What do Ruby Bridges, Rosa Parks, Bree Newsome, and Therese Patricia Okoumou all have in common? They are Black women in America. They are Black women who pushed back. But most importantly, they dared to take up space when the world told them not to — and all of us are better from their example.
Let it be known that Black women as superheroes is not a new concept. In American history, they have always been among the most powerful forces behind social changes ushering the country forward, and yet, culture and society has consistently undervalued their contributions and attempted to eclipse their input by accomplishes of their male counterparts (especially their white male counterparts).
An example: Harriet Tubman's work for the Union army as a nurse, a cook, and a spy, and her creation of the Underground Railroad to freedom during antebellum slavery, which ultimately freed more than 300 slaves over the course of 10 years. Abraham Lincoln, a white man, issued the Emancipation Proclamation, an executive order that sought to abolish slavery as legal practice in 1863. It was a big step forward in theory, but in practice, the Proclamation actually freed few people, and applied only to southern states in rebellion to the federal government during the Civil War. Nevertheless, depending on who's talking, Lincoln's act sometimes gets credited as a move seemingly more significant than Tubman's efforts.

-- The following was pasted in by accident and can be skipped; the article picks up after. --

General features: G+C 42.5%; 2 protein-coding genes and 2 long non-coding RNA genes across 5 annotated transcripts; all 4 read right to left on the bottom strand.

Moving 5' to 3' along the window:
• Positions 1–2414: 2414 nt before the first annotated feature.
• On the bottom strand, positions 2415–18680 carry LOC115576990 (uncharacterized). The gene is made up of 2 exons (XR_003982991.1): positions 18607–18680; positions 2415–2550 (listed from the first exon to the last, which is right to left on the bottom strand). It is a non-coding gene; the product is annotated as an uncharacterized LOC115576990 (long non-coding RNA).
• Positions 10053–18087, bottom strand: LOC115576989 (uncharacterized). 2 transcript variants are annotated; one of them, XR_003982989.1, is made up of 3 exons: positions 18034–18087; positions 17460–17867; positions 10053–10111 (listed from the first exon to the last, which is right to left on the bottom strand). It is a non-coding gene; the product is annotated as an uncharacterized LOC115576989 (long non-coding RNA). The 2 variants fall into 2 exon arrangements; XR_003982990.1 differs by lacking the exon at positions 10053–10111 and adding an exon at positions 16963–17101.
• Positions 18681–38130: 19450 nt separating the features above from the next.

In modern times, outspoken women like California Congresswoman Maxine Waters frequently get bullied by President Trump. An often repeated fact (as it should be often repeated, lest we forget) is that Black women showed up for America's marginalized community at the polls on Election Night 2016, with more than 90 percent of them voting for Hillary Clinton, while many white citizens voted for the candidate who promised to Make American Great Again. Black women have always, and continue to show up (see also: last year's election of democrat Doug Jones to Alabama Senate; this year's powerful campaign run by Stacey Abrams, who is on track to becoming America's first Black female governor, and Georgia's first female governor ever).